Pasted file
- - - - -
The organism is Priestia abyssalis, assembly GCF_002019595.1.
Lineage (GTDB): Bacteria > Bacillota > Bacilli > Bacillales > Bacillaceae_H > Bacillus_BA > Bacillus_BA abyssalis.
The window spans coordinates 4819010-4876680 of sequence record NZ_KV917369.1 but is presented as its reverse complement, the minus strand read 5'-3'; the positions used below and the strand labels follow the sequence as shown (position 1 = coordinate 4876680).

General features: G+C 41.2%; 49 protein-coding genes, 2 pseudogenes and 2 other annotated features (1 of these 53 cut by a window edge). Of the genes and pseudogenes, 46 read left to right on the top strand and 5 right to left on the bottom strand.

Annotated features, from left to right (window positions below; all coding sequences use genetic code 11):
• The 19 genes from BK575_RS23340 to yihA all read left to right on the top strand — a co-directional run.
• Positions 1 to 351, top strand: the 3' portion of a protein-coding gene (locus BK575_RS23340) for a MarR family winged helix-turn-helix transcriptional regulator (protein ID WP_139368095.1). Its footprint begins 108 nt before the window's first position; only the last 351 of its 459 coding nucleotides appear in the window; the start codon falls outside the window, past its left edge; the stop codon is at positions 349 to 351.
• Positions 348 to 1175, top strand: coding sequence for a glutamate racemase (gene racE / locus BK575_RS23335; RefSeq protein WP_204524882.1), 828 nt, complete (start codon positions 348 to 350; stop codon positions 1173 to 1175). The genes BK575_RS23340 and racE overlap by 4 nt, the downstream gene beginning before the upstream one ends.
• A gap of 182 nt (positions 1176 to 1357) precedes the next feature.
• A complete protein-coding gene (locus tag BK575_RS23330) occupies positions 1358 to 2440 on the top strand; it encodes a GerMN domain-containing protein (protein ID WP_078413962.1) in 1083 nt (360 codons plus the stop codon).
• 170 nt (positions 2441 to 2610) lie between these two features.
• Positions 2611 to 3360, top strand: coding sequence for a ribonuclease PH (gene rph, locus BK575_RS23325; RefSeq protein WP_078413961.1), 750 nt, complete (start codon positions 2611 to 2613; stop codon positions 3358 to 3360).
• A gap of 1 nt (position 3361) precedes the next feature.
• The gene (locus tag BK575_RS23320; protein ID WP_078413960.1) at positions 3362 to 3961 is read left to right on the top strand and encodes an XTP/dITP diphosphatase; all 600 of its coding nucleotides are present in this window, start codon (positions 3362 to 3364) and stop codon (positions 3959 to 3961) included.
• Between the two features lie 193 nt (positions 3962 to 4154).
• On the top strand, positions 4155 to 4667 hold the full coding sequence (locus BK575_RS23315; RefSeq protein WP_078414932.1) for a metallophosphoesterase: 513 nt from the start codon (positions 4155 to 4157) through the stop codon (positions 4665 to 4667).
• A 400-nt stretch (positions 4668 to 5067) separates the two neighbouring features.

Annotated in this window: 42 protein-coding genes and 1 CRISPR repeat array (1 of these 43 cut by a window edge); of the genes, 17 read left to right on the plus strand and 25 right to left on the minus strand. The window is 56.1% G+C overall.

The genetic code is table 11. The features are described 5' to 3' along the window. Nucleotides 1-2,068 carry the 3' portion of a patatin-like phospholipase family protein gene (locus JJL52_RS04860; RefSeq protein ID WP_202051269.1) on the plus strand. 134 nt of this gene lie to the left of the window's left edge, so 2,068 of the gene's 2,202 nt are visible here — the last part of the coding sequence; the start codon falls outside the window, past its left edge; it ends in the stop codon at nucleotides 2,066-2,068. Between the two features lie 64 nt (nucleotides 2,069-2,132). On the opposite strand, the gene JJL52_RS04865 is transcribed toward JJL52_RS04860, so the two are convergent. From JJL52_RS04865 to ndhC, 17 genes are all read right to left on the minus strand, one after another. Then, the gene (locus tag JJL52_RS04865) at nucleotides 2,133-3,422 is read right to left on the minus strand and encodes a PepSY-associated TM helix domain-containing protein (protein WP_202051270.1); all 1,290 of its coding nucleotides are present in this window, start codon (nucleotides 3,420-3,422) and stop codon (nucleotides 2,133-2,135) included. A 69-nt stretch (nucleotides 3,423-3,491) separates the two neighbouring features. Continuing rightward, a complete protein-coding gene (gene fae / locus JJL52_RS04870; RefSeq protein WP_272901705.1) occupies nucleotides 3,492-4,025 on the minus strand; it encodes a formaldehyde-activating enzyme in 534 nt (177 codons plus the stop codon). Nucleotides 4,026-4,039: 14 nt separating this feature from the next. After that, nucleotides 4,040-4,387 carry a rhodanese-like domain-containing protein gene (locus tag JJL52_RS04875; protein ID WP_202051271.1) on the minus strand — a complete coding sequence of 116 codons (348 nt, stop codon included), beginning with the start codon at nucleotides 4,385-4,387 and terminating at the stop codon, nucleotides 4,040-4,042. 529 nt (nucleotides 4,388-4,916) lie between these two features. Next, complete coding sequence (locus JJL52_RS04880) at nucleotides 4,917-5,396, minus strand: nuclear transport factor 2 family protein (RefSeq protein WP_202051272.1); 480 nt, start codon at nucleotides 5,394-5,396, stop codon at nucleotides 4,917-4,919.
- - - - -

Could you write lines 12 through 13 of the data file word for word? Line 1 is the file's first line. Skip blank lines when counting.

• Positions 2611 to 3360, top strand: coding sequence for a ribonuclease PH (gene rph, locus BK575_RS23325; RefSeq protein WP_078413961.1), 750 nt, complete (start codon positions 2611 to 2613; stop codon positions 3358 to 3360).
• A gap of 1 nt (position 3361) precedes the next feature.